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Theoretical perspectives in cognitive science

2012HT

Status Archive
School Nationell Forskarskola i Kognitionsvetenskap (SweCog)
Division
Owner Åsa Kärrman

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Course plan

No of Lectures

5 days with 1 lecture and 1 seminar each day, 13-17 August 2012

Recommended for

All SweCog graduate students and others interested in the theoretical foundations of Cognitive Science

This course fulfills theSweCog certidicate requirements for a course on theoretical issues in Cognitive Science.

The course was last given

Fall 2009-Spring 2010 as a series of web seminars .

Goals

The goal of the course is to present the basic different theoretical positions taken by researchers in cognitive science, how these have developed and how they relate to each other. We study original papes on various versions of mind as computation, e.g. Physical Symbol Systems (Newell and Simon), The Representational Theory of Mind and Language of Thought (Fodor). the Intentional Stance (Dennett), connectionism and artificial neural networks (Churchland, Churchland, and Sejnowski), Distributed Cognition (Hutchins), Extended Mind (Clark and Chalmers) and possibly others.

By reading the original papers we will be able to see how these have developed and how they relate to each other, and that the so-called metaphor of mind as computation is really not one but many positions, and hence hopefully also be in a better position to see how the alternatives do or don't provide alternatives.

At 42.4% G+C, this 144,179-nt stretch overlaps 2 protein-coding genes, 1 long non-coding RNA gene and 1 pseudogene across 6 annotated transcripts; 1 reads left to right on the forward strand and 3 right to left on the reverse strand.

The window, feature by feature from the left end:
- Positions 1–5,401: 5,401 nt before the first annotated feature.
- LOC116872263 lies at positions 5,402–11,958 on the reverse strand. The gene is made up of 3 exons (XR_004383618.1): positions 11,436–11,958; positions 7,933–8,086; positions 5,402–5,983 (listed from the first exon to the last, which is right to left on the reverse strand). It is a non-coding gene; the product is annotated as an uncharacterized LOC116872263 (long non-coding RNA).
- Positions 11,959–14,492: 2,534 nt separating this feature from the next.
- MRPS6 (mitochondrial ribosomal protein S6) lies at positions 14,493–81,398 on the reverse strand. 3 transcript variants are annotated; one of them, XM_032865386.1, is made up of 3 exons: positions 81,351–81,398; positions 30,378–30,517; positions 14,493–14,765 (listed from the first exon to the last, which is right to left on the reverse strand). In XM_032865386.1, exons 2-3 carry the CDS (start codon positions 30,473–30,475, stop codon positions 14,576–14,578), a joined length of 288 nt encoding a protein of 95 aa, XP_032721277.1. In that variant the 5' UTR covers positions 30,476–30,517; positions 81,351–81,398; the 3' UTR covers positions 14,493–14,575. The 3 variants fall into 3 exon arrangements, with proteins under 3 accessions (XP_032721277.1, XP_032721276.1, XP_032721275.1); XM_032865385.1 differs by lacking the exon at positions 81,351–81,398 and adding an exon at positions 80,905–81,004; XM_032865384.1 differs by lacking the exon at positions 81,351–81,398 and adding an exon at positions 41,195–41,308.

One important issue to be discussed in the course is to which extend these different theoretical positions are really different stances regarding the same kind of cognition, or if they actually address different aspects or areas of cognition and hence are better seen as complementing each other for different areas or kinds of cognition.

A final aim is to support the course participants in developing their own position reagarding these issues, and to relate this to the student's own research and thesis topic.

Prerequisites

No formal prerequisites, but a knowledge of both computational and empirical cognitive science as provided by an introductory course in a cognitive science or related literature is desirable and probably a requirement to be able to understand the course contents to the fullest.
For those who lack such prior knowledge it is recommended that in preparation read some appropriate introductory textbook, for example,
Bermudez, J.L. (2010) Cognitive Science. Cambridge: Cambridge University Press

Organization

The course is divided into three phases.

The first, prior to coming to Mullsjö, is reading the literature and preparing two questions or issues to discuss for each paper/seminar (sending in these questions will be part of the examination requirements). We also welcome suggestions for additional material for the course, both other theoretical stances than the ones listed above, and additional papers that address the topics of the course.